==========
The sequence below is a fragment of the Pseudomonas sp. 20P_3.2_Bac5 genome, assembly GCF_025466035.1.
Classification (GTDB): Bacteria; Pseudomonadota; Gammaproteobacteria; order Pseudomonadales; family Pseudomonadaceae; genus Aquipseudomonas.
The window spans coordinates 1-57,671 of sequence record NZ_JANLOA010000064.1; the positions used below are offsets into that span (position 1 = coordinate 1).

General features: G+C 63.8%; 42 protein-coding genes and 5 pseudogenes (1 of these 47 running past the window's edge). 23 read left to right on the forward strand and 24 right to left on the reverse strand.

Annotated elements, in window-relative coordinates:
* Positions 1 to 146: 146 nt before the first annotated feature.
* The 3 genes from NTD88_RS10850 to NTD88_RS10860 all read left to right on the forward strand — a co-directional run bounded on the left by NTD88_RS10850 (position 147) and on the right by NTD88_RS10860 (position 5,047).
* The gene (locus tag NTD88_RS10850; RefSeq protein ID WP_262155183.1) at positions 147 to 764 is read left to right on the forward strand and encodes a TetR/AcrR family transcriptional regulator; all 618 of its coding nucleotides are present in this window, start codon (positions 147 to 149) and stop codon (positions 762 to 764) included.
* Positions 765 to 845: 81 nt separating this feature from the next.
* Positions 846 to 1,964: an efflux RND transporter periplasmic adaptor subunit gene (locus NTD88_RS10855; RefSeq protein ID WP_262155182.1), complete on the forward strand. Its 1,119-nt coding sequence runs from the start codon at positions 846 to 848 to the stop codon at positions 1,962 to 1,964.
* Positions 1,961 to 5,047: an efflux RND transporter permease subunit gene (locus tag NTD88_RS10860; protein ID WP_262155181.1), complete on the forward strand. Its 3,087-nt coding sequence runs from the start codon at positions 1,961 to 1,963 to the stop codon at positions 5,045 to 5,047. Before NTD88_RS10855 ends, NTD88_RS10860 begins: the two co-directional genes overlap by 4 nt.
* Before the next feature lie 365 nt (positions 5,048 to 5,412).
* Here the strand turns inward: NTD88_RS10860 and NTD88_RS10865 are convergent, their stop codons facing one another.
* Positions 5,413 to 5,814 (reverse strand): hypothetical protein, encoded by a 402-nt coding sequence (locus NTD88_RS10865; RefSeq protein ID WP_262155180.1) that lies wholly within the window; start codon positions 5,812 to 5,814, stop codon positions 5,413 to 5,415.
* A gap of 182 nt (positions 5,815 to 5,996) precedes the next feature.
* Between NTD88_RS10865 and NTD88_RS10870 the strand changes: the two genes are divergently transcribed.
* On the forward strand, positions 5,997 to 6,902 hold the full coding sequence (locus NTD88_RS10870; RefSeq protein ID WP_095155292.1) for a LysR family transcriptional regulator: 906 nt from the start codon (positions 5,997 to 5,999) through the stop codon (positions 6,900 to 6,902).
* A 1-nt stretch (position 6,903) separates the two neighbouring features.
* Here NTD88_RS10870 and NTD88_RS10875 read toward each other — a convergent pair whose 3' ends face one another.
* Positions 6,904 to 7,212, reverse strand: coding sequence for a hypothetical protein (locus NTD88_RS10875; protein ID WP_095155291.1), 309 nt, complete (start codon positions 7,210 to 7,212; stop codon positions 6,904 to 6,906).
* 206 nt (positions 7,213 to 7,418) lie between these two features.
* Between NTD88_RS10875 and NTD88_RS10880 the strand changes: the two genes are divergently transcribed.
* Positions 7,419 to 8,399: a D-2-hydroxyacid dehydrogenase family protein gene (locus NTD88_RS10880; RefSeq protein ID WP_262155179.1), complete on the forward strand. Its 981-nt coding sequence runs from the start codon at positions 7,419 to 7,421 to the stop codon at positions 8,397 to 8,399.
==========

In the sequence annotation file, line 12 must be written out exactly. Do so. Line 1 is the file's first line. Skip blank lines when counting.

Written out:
* Before the next feature lie 365 nt (positions 5,048 to 5,412).